Model, military veterans among the 2019’s Able Flight students
WEST LAFAYETTE, Ind. — The Able Flight program students who come to Purdue University don’t let their disabilities stop them from pursuing life, and this year’s class is a perfect example.
Among attendees flying at Purdue University Airport this year are a model who won Miss Wheelchair Georgia in 2015, and a paralyzed former U.S. Army Blackhawk helicopter pilot who will return to flying with his Able Flight scholarship.
This month marks the 10th consecutive year of Purdue University’s partnership with Able Flight, which teaches people dealing with disabilities the opportunity to learn to fly.
Students in this year’s Able Flight program arrived on campus during the weekend. Classroom work on the ground began Sunday and they are expected to begin flying by Tuesday at the Purdue University Airport.
Through the end of June, the students will learn the nuances of piloting a plane in order to earn a light sport pilot license. The training is intensive, with students flying at least twice each day as well as completing initial work in the classroom.
Bernie Wulle, associate professor of aviation, has coordinated Purdue’s involvement in the Able Flight program. He said the program brings in all types of people each year, but they are all goal-oriented.
“They don’t let their disability slow them down,” he said. “They’re here for a purpose and are really motivated to learn and succeed.”
Attending Able Flight at Purdue this year are model Leslie Irby of Georgia, former U.S. Army Blackhawk helicopter pilot Anthony Radetic of Alabama, Will Bucher of North Carolina, Steven Martinez (U.S. Marines-retired) and Samuel Mahoney of Wisconsin, T’angelo Magee (U.S. Army-retired) of New Jersey, and Joseph Moncalieri (U.S. Coast Guard) of Massachusetts.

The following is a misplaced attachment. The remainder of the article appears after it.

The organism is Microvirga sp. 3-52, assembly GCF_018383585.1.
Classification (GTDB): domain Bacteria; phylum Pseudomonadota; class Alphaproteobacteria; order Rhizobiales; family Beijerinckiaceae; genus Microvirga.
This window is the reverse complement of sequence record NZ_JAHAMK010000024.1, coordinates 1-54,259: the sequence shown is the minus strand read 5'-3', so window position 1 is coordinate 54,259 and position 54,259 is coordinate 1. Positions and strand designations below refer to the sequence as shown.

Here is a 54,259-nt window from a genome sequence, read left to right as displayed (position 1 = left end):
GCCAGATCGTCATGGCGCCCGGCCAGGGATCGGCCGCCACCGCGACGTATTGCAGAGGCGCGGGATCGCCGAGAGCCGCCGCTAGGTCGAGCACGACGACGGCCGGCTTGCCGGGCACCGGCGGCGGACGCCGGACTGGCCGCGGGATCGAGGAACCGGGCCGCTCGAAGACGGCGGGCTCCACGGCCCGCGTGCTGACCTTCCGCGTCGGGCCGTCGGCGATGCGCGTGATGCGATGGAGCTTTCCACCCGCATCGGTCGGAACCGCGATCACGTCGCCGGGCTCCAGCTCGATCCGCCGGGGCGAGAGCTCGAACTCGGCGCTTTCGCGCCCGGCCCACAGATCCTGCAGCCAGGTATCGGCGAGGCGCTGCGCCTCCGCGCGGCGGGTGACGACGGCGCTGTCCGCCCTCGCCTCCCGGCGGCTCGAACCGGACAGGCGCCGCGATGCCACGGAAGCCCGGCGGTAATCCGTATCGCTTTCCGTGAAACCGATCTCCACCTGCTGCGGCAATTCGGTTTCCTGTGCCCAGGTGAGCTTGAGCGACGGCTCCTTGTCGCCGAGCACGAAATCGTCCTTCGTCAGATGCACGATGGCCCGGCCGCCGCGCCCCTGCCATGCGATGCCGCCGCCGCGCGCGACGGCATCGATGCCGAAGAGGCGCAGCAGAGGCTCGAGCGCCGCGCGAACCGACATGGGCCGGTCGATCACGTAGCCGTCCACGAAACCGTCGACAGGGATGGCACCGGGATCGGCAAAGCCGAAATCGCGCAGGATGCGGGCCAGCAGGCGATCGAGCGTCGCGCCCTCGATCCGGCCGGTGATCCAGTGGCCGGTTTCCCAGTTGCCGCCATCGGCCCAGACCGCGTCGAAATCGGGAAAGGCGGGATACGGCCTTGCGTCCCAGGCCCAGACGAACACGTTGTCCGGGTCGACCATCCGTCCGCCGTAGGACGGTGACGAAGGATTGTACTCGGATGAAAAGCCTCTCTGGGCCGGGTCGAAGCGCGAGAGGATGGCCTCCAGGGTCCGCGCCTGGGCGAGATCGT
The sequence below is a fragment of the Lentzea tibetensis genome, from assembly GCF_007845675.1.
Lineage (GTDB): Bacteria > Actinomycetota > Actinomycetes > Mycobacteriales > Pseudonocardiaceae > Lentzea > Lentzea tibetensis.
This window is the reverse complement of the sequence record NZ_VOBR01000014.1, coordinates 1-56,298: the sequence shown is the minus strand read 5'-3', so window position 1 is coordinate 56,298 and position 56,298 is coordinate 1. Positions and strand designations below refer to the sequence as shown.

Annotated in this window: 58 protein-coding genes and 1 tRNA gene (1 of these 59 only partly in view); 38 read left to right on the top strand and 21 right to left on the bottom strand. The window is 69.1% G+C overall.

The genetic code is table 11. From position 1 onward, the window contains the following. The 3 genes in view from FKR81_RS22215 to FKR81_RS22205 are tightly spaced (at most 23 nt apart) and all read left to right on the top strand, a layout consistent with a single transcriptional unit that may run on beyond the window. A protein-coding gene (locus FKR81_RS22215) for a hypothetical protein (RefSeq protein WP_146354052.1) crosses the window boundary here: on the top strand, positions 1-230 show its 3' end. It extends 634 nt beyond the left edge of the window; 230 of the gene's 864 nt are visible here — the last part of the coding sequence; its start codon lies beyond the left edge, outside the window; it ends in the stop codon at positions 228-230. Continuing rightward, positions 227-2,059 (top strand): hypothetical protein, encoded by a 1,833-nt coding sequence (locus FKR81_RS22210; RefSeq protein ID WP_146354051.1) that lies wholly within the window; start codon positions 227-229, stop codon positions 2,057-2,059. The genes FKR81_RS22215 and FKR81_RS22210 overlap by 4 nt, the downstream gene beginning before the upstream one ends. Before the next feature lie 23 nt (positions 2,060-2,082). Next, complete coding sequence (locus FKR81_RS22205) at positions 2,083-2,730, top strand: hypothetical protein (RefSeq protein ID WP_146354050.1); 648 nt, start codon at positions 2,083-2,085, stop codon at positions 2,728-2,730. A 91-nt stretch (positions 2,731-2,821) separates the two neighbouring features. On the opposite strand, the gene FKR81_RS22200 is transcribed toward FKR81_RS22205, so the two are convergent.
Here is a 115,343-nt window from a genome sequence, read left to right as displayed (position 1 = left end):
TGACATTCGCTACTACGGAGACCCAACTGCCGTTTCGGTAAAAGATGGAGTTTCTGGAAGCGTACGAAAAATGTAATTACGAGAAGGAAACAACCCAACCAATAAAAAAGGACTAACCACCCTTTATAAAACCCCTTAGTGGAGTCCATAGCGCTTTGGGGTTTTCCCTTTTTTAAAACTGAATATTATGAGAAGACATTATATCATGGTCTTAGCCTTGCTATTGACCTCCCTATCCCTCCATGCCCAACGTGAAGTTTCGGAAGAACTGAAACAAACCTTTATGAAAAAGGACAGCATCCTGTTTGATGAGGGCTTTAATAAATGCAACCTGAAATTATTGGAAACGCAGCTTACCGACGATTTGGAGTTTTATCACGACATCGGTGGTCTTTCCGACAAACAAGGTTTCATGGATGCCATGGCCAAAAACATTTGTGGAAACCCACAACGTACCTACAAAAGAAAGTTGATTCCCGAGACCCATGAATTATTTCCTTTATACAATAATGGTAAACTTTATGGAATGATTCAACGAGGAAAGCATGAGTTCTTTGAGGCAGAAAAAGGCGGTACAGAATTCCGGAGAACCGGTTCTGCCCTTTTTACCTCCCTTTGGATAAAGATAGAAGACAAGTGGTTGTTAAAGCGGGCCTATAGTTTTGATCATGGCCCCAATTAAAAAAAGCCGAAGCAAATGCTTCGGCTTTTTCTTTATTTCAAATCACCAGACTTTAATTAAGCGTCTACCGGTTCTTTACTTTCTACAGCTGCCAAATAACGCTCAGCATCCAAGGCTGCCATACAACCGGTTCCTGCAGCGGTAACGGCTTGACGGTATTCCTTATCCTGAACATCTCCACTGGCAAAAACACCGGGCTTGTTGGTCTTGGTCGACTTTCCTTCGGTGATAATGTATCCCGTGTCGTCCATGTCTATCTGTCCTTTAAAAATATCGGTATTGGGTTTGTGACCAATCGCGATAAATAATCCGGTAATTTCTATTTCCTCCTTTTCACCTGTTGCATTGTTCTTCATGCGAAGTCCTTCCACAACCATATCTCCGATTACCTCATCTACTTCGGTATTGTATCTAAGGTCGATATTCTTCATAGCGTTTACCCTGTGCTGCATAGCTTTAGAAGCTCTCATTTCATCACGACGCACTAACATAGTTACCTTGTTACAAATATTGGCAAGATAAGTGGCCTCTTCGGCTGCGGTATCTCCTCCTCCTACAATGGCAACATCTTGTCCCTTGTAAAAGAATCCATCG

In addition, Emily Hupe of California is returning to finish what she started after sickness pulled her out of the program last year.
The students already have begun their studies with online courses. Most of the students use Sky Arrow LSA planes that can be adapted for hand controls with the instructor sitting behind the student.
By completing the program, the Able Flight students will be guests of honor in July when they receive their Able Flight Wings on stage at EAA AirVenture, just weeks after becoming licensed light sport plane pilots.
Able Flight is a national nonprofit organization created by pilots to share the experience of learning to fly and enable people with disabilities to pursue that experience.
Writer: Brian Huchel, 765-494-2084, email@example.com
Source: Bernard Wulle, 765-494-9973, firstname.lastname@example.org
Note to Journalists: Able Flight participants are expected to be available for interviews after June 3.